Posted by: The ocean update | October 8, 2015

Fremont : Necropsy results confirm that gray whale was struck by ship (California, USA)

October 8th, 2015 (Katrina Cameron).¬†FREMONT — Necropsy results confirmed that a juvenile gray whale found washed ashore last month near the Alameda Creek Trail in Coyote Hills Regional Park was malnourished and struck by a ship, officials said.

The report, released Tuesday by the Marine Mammal Center in Sausalito, showed that the 21-foot female whale was found Sept. 24 with shallow propeller strike injuries to its dorsal area, consistent to a ship strike earlier in September in Oakland, said spokesman Giancarlo Rulli.

The final cause of the gray whale’s death remained unknown as of Tuesday afternoon, but a few factors may have contributed to her death.

Although the whale was hit by a ship, the report showed that the strike penetrated the blubber area without causing any bleeding or breaking any bones, Rulli said. The whale was immensely emaciated and had a spine abnormality, which may have limited her ability to forage for food and making her more susceptible to being hit by a vessel.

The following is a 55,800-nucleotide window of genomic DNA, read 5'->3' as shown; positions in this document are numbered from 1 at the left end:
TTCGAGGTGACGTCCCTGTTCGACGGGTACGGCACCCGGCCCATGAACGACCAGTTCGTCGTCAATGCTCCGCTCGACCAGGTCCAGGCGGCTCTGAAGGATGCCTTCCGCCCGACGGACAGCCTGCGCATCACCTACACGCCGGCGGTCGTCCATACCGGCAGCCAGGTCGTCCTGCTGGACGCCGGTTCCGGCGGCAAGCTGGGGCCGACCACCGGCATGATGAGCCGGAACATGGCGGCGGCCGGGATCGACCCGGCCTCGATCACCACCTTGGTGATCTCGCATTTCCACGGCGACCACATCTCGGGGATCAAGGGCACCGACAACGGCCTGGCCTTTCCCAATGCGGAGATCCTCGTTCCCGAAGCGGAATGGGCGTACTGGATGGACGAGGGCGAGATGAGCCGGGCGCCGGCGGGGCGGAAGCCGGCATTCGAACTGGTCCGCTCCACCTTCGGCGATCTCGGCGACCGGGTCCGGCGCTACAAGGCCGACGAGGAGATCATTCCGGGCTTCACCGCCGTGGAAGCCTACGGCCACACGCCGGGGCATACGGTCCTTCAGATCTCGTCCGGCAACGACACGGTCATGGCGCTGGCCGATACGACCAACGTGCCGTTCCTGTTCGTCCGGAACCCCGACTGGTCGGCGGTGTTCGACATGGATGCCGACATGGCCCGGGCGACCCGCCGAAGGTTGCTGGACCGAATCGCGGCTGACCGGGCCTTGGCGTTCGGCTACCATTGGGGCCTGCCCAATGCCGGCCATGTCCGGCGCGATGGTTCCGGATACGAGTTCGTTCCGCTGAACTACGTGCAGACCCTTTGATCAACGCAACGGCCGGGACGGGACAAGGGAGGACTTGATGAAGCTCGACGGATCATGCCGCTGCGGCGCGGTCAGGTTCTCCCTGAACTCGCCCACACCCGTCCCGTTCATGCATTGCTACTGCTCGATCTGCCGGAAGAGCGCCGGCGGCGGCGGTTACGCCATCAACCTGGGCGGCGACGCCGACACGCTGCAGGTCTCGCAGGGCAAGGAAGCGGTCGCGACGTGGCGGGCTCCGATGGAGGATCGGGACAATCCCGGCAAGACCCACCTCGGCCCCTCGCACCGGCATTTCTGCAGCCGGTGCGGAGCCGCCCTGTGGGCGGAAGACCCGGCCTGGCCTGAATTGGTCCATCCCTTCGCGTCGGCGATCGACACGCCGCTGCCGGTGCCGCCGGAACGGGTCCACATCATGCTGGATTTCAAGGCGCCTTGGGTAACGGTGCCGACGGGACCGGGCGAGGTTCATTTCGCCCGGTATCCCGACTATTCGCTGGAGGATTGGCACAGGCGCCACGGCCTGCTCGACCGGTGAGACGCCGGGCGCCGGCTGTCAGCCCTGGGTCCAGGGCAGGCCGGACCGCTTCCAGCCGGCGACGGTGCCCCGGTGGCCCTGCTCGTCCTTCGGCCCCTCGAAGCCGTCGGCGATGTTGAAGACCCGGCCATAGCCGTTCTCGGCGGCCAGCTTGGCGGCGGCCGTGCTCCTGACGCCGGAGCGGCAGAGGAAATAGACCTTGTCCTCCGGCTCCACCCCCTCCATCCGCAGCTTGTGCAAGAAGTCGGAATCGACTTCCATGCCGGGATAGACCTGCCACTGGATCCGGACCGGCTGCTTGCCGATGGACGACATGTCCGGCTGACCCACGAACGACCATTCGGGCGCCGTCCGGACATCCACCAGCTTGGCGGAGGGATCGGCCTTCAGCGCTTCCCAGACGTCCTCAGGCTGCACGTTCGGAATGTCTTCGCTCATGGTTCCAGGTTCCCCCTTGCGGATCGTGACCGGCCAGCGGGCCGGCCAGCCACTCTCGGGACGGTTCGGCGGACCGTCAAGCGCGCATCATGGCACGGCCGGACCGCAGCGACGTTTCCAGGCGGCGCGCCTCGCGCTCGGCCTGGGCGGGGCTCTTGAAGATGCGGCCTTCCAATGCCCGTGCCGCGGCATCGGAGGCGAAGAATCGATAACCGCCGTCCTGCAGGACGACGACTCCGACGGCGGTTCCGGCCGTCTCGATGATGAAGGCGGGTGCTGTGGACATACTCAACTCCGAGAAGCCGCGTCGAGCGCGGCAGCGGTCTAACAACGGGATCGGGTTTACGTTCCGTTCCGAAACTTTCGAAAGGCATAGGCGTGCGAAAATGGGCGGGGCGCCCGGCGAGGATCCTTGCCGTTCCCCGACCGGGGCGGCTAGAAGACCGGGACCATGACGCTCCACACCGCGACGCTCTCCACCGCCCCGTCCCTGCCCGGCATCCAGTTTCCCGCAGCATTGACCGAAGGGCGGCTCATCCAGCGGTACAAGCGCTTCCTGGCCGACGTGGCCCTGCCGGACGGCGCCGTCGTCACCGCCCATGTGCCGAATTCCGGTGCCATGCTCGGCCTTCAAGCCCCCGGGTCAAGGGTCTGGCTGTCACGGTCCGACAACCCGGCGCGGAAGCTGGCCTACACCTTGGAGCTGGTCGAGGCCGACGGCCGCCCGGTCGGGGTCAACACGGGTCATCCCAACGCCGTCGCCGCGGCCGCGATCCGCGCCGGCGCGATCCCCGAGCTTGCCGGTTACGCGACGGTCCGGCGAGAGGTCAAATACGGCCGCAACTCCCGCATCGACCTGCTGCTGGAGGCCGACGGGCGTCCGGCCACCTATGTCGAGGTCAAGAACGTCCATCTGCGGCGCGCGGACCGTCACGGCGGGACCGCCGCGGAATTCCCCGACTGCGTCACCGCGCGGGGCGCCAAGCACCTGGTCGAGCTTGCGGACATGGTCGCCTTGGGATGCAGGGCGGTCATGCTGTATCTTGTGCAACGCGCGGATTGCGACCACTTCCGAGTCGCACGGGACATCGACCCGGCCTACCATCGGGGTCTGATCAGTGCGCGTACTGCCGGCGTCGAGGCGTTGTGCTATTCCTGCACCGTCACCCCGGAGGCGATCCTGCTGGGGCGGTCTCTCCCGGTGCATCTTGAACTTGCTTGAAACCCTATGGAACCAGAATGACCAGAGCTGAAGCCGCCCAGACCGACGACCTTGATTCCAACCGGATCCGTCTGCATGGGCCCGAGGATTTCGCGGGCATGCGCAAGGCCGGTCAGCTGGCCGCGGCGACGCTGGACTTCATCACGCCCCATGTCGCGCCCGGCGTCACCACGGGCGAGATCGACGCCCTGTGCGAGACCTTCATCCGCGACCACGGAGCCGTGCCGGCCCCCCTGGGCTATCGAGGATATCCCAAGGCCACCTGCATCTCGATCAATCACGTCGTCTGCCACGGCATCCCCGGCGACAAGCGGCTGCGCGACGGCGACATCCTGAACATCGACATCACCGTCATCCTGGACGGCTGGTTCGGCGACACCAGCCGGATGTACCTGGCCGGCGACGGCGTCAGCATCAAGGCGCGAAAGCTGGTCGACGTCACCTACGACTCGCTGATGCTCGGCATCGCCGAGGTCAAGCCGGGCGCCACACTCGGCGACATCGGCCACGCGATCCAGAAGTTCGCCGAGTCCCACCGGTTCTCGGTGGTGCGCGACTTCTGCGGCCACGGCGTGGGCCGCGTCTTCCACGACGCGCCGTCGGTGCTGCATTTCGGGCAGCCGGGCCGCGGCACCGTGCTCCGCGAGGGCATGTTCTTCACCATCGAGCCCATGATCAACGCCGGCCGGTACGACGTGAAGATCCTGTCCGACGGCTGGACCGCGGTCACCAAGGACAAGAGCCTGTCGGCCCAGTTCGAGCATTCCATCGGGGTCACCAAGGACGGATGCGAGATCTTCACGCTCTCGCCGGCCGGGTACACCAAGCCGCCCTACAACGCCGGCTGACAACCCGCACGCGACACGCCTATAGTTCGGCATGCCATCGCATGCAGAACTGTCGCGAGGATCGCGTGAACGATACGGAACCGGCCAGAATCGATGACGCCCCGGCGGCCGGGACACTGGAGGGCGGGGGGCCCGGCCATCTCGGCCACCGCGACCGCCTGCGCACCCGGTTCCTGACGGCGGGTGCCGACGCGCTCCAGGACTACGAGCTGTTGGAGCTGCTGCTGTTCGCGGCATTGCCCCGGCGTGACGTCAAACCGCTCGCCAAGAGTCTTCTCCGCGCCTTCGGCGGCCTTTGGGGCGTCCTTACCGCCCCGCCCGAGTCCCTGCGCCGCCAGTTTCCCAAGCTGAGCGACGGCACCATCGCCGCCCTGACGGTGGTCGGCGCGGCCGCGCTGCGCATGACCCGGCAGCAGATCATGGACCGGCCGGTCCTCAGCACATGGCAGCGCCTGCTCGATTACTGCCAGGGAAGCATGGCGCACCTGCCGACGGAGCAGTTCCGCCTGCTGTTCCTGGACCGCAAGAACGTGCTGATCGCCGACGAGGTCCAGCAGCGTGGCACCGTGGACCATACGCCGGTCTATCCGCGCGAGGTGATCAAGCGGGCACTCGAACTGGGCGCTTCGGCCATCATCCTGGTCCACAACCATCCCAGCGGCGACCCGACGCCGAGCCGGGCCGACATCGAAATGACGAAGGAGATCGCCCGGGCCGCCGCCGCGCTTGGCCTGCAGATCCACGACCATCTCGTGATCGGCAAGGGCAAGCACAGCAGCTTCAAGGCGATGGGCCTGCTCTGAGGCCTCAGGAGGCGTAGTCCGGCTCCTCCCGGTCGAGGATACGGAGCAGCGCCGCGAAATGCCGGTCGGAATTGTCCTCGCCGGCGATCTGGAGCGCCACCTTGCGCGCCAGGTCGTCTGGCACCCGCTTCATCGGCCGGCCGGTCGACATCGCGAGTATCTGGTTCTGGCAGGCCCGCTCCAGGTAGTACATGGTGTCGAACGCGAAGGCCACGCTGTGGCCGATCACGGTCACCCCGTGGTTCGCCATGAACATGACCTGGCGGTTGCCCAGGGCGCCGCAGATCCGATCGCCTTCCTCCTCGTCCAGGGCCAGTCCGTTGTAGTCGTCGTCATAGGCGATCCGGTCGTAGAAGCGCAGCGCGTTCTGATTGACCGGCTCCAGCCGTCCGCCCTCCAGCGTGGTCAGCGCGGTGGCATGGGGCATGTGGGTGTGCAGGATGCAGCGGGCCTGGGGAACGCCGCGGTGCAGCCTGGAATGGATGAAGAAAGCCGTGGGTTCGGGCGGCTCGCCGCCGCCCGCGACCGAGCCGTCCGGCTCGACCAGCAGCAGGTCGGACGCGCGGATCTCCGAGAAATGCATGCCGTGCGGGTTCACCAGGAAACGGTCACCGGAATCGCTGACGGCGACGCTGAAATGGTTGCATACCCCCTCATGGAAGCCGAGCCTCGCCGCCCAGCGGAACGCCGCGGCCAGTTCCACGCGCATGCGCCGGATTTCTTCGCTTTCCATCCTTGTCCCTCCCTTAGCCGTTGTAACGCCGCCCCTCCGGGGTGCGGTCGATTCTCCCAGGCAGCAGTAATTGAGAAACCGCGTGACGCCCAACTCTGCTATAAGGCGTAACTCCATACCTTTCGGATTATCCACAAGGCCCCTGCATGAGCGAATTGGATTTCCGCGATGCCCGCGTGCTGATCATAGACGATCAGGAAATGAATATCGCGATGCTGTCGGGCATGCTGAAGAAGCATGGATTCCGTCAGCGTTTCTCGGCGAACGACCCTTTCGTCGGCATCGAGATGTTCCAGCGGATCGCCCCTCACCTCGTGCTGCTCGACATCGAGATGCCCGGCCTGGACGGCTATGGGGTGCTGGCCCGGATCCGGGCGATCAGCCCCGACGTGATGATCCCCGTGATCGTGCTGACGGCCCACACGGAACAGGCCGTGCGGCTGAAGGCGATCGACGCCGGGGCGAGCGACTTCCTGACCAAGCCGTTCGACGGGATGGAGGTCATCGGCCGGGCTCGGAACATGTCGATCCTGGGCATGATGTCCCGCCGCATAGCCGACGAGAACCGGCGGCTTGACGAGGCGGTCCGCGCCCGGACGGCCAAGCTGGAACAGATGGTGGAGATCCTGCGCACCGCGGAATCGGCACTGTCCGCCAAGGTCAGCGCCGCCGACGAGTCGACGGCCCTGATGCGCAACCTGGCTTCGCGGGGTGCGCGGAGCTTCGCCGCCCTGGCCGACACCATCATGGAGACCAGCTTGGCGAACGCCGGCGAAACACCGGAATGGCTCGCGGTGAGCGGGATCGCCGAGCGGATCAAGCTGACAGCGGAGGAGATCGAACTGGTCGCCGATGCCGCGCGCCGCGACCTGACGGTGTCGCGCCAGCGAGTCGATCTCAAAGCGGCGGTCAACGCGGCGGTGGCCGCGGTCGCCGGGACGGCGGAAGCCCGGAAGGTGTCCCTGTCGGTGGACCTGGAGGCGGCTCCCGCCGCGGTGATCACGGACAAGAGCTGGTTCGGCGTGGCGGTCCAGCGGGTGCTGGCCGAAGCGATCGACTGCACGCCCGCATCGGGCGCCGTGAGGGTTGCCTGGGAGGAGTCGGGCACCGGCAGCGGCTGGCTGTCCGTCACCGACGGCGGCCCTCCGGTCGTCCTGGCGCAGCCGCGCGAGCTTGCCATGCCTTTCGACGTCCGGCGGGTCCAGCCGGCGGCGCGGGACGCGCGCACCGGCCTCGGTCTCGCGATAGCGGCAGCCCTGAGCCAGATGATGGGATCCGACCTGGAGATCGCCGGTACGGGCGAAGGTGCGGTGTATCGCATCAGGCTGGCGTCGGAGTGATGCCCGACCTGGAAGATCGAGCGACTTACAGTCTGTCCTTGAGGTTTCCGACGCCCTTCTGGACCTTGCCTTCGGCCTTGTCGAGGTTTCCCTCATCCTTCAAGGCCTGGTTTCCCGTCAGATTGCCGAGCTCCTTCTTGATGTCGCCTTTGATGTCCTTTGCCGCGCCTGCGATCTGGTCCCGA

The California Academy of Sciences obtained a sample of the whale’s cranial vertebrae, where the spine meets the skull, and will research it after it decomposes, he said.

“By conducting a necropsy on a whale that washes up on our shores, we’re able to expand our baseline data to better understand these marine mammals,” said Dr. Shawn Johnson, Director of Veterinary Science at the Marine Mammal Center. “Even when we are not able to determine a final cause of death, our research provides insights into the overall health of these animals and their ocean environment, including any human impacts that may play a role.”

The Marine Mammal Center has responded to eight stranded whales this year. At least three of those whales appeared to have been struck by a ship and one died of entanglement with fishing gear.

To avoid whale deaths, National Oceanic and Atmospheric Administration recommends that all water vessels of 300 gross tons or more in the area reduce speeds to a maximum of 10 knots between May and November, when whales gather and feed, according to the center.

Anyone who sees a sick or injured marine mammal is encouraged to call the Marine Mammal Center at 415-389-SEAL.

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